Why we must cut the costly Crown copyright
The Times Law section, 27 September 2005
By Heather Brooke
The Green Party called for the repeal of Crown Copyright at its recent party conference, the latest in a growing campaign to abolish restrictive copyrights on public sector information and encourage greater re-use by citizens and business.
In an unusual alliance, pro-democracy advocates and big business want an end to the complex copyright system in which public authorities up and down the country are restricting access to everything from staff directories and restaurant inspections to tidal timetables. Even plans to create a national database of postal addresses have stumbled because the various public bodies involved can’t agree who owns the copyright to postal addresses! “In the UK, excessive intellectual property rights prevent access to and dissemination of vast areas of knowledge,” says Matt Wootton, of the Green Party. “Our policy seeks to abolish Crown and other types of restrictive copyright that restricts most material originated by ministers and civil servants, which has been paid for by the UK taxpayer.”
Lawyers, too, are hit hard, as they pay substantial fees to access consolidated law or governmental reports. In the US, this is information that would be provided free or at little cost; federal law states any text produced by government is free from copyright and passes immediately into the public domain. Unoriginal compilations of fact – public or private – may not be owned, says Professor James Boyle of Duke Law School, who has studied copyright regimes in the US and Europe. Confounding expectation, Boyle says the US Government exercises “information socialism”, whereas the UK and Europe are out for maximum short-term profit at the expense of social welfare and long-term economic growth; even the EU Directive on the re-use of Public Sector Information, enacted in July 2005, presumes that government data be sold for profit.
“Perhaps the claim is that making activities recoup their own costs will allow us to expand the information that is made available,” says Boyle. “But that argument fails empirically. There is considerably more geographic and weather information available in the US, which gives it away free, than in the countries that use Crown copyright.”
Rufus Pollock, of the Open Knowledge Foundation cites the $500 million, copyright-free US weather data as the reason why the US weather risk-management industry is ten times bigger than the European one, for example. That means more jobs, producing more valuable products, generating more social wealth.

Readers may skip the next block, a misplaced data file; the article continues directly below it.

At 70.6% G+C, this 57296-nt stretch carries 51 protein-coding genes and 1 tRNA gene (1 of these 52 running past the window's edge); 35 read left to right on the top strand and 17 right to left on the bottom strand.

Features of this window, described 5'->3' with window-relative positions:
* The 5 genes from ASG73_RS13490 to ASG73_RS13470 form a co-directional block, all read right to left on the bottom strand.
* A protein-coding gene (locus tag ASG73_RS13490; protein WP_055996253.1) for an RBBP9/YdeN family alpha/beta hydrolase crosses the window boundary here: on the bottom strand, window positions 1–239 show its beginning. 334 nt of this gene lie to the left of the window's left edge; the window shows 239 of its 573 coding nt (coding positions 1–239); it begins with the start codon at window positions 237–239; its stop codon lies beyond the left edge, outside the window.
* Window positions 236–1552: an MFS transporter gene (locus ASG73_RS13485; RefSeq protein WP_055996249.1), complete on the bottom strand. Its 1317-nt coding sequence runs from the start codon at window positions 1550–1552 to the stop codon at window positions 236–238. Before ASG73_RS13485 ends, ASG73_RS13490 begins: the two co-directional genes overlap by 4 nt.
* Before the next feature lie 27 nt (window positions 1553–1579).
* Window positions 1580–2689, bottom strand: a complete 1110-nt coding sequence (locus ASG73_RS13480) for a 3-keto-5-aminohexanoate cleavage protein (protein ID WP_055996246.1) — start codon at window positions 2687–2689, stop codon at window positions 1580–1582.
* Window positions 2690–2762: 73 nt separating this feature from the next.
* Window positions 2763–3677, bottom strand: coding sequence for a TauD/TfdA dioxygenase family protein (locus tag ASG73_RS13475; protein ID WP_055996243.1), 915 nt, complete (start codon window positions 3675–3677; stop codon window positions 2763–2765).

Research carried out in 2000 by Pira International for the European Commission found that the US information industry was five times larger than its European counterpart, even though the two economies were almost equal in size. The main difference, the Commission stated, was the much more liberal rules on re-use of federal information in the USA.
The Office of Public Sector Information (formerly known as Her Majesty’s Stationery Office) has created a “click-use” licence for some types of public information, though this extends only to current legislation, some parliamentary documents and government press releases.
“Building this system and spreading it out across government is very much part of the Government’s policy to encourage the re-use of information,” said a Cabinet Office spokesman.
Yet the most useful types of public sector information are excluded from click-use licences and carry heavy fees: land registration (held by the Land Registry), mapping (Ordnance Survey), weather (Meteorological Office) and sea charts (UK Hydrographic Office).
The problem here arises because these public bodies were redefined as “trading funds” by the Treasury and mandated by law to charge for their data even though it was originally, and in many cases still is, compiled at public expense.
While it may seem sensible to charge for these resources, a more detailed analysis shows quite the opposite. More than 50 per cent of national UK mapping data is actually sold back to government, which means the taxpayer effectively pays not once but dozens, if not hundreds, of times (through fees and/or council tax).
The restricted availability of Ordnance Survey data is perhaps the most contentious, thwarting everyone from pro-democracy groups that need to discover electoral boundaries to private companies such as the AA that require mapping for road atlases.
Even using information obviously in the public interest is fraught with difficulty. When Francis Irving, a software developer, was building the pro-democracy website They Work For You, which allows citizens to follow their MP’s activities in Parliament, he was threatened with legal action because the site used Hansard material, protected by parliamentary copyright.
“We had to take the risk of publishing without a licence because we believe everyone has a right to reproduce what their MP has been saying in Parliament,” Irving says. “Parliament very kindly did eventually give us a licence, but one shouldn’t have to rely on their kindness. It should be every citizen’s right to reproduce that information without having to ask permission.”
“The free information primes the pump of the private sector, just as free roads allow more economic activity and tax revenue than a patchwork of toll roads,” says Boyle. “On this issue, the empirical evidence is fairly clear. And it points squarely against Crown copyright.”